street food beijing: jianbing 煎饼

(This is going to be the first in what will hopefully be a series on street food in Beijing.)

I love street food: it’s one of the best ways to get right to the heart of a culture’s cuisine.

Beijing offers many fascinating opportunities to experience street food. It might be a city bursting with fancy skyscrapers with the names of international architects attached, but even in the heart of Beijing’s bustling business districts, humble, homey street food can be found.

One of the most common examples of street food is jianbing (煎饼). Found on street carts all around the city, it can also be found in little convenience stores and supermarkets if you’re in dire need of your jianbing fix. It can even be found in Wal-Mart.

Jianbing is made on the spot. It consists of a thin crepe placed on a hot surface. An egg is cracked over it and quickly swirled around. As the egg cooks, cilantro and spring onions will be scattered around it. At this point the jianbing maker might ask you if you would like a bit of spicy sauce on it. The spicy sauce isn’t that spicy but provides a nice tang.

The last ingredient is a large fried dough crisp, of a similar consistency to the wonton strips that would come with a Chinese take-away back in the States. The crisp is placed in the middle of the eggy, oniony crepe. Finally, the crepe is folded over the whole thing.

At the going rate of 2.5 – 3 RMB for one, jianbing makes for a great and quick breakfast. True, there is nothing healthy about it, but it smells so good in the morning that I usually can’t resist a quick one with a cup of warm soy milk.

The best 煎饼, in my opinion , has two things at make it truly great. One is that the fried crisp in the middle is freshly fried and extremely crunchy. Frankly, a soggy crisp in the midst of the jianbing makes for a somewhat disappointing experience, and once you’ve had the crunchy ones you can never go back to the second-rate soggy ones. Secondly, a good jianbing includes cilantro in the mix. Many jianbing vendors don’t include cilantro, but I find that it packs an added punch with each bite.

Below are two pictures from a jianbing cart that we found in the Qianmen neighborhood. On the subway ride to Qianmen, we sat next to a girl who was eating qianbing and it smelled so good that we grabbed some when we got off at our subway stop.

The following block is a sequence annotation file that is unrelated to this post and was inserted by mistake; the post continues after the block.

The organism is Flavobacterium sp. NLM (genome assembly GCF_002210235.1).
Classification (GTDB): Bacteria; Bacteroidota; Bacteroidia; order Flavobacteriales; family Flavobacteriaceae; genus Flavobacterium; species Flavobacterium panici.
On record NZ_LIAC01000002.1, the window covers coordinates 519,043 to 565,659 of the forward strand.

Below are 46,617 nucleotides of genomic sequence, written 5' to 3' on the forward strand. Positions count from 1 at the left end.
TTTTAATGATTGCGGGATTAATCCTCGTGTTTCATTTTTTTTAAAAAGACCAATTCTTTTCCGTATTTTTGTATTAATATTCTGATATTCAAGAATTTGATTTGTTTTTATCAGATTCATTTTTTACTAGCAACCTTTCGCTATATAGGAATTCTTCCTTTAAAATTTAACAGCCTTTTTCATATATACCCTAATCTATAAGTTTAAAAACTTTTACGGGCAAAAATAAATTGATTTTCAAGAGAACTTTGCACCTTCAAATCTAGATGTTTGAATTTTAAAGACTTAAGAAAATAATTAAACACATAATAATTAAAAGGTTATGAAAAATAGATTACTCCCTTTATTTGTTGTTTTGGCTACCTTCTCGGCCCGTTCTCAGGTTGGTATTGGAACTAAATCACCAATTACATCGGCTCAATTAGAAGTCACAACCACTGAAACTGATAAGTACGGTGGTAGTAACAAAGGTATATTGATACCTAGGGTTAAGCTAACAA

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11 Comments on "street food beijing: jianbing 煎饼"

  1. Cedric
    04/02/2008 at 12:37 am Permalink

    Man, this looks really excellent! Is it the same idea as a 葱油饼, just a lot thinner? In any case, it looks so delicious. Street food is totally what I am looking forward to!

  2. fiona
    04/02/2008 at 11:25 am Permalink

    It is similar and yes, thinner, but 葱油饼 isn’t folded up the way that 煎饼 is.

    When you’re here I will totally take you on the street food tour of Beijing!

  3. Ed
    06/02/2008 at 2:53 am Permalink

    That looks delicious. I think in Portland we call it scallion pancakes. They serve it in a high end chinese restaurant in the art district. I’m sooooo hungry right now!

  4. fiona
    12/02/2008 at 12:04 am Permalink

    Ed, aren’t scallion pancakes 葱油饼? 煎饼 is a little bit different from scallion pancakes. However, now that I’m thinking about it, I’m craving 葱油饼, I haven’t had those in ages.

  5. tom
    14/02/2008 at 12:58 am Permalink

    Calvin Trillin had a piece in the New Yorker a few months ago about street food in Singapore. It was very well done. I looked for it online but it hasn’t been posted anywhere.

    For now, we’ll have to be content with arepas at the Red Hook ballfields!

  6. sarah
    29/02/2008 at 1:41 pm Permalink

    ahhh…so envious. the one thing i cannot get here (okay there are many things, but none that i drool over quite so much) are jian-bings.

    i added you to me blogroll!

  7. Scott
    09/03/2008 at 10:51 pm Permalink

    Gotta disagree with you, Fio… I love my jianbing when it goes all soft in the middle. Makes it so much more fun to eat.

  8. vera
    02/11/2008 at 11:20 pm Permalink

    Back in Tianjin, we used to take that as breakfast too, though a little longer name for it “煎饼果子”.
    The very crunchy stuff is often to be “果子” or “油条”.
    Now, I’m back in Fuzhou, no more that appetizing food, kinda sad.

  9. DN Dartmouth '12
    22/12/2010 at 9:14 pm Permalink

    Awesome! After spending 3 months in Beijing and coming back just last week, you’ve already made me want one NOW!


  1. Tianjin Snacks 02/05/2009 at 10:52 pm

    [...] guidebooks and websites terribly overrated. The only thing I didn’t manage to try was the jian bing 煎饼, that ...

  2. [...] ($0.25). (The photos below come from two blog posts I found about jianbing – check them out here and ...

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